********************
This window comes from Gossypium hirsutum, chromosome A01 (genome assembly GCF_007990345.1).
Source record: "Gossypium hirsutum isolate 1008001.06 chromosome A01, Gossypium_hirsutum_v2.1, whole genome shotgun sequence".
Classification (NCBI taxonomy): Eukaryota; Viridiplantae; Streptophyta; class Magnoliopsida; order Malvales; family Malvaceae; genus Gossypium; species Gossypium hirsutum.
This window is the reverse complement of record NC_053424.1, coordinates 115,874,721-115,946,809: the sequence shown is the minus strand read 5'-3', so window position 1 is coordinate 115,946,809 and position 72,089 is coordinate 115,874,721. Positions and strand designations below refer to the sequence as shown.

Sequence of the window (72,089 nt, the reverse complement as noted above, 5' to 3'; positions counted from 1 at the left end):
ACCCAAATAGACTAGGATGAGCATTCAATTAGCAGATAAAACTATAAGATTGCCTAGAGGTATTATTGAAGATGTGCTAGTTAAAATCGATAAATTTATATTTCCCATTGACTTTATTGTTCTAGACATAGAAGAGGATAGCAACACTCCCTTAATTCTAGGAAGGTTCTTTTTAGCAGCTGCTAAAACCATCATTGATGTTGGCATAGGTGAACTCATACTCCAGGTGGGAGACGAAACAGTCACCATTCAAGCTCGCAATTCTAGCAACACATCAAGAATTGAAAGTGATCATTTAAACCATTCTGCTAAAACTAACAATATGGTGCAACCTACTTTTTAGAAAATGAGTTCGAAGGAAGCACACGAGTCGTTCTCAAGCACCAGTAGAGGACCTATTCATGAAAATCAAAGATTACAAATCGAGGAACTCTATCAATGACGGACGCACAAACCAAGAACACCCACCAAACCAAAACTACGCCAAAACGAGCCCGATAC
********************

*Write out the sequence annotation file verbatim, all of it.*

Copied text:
This window comes from Gossypium hirsutum, chromosome A01 (genome assembly GCF_007990345.1).
Source record: "Gossypium hirsutum isolate 1008001.06 chromosome A01, Gossypium_hirsutum_v2.1, whole genome shotgun sequence".
Classification (NCBI taxonomy): Eukaryota; Viridiplantae; Streptophyta; class Magnoliopsida; order Malvales; family Malvaceae; genus Gossypium; species Gossypium hirsutum.
This window is the reverse complement of record NC_053424.1, coordinates 115,874,721-115,946,809: the sequence shown is the minus strand read 5'-3', so window position 1 is coordinate 115,946,809 and position 72,089 is coordinate 115,874,721. Positions and strand designations below refer to the sequence as shown.

Sequence of the window (72,089 nt, the reverse complement as noted above, 5' to 3'; positions counted from 1 at the left end):
ACCCAAATAGACTAGGATGAGCATTCAATTAGCAGATAAAACTATAAGATTGCCTAGAGGTATTATTGAAGATGTGCTAGTTAAAATCGATAAATTTATATTTCCCATTGACTTTATTGTTCTAGACATAGAAGAGGATAGCAACACTCCCTTAATTCTAGGAAGGTTCTTTTTAGCAGCTGCTAAAACCATCATTGATGTTGGCATAGGTGAACTCATACTCCAGGTGGGAGACGAAACAGTCACCATTCAAGCTCGCAATTCTAGCAACACATCAAGAATTGAAAGTGATCATTTAAACCATTCTGCTAAAACTAACAATATGGTGCAACCTACTTTTTAGAAAATGAGTTCGAAGGAAGCACACGAGTCGTTCTCAAGCACCAGTAGAGGACCTATTCATGAAAATCAAAGATTACAAATCGAGGAACTCTATCAATGACGGACGCACAAACCAAGAACACCCACCAAACCAAAACTACGCCAAAACGAGCCCGATAC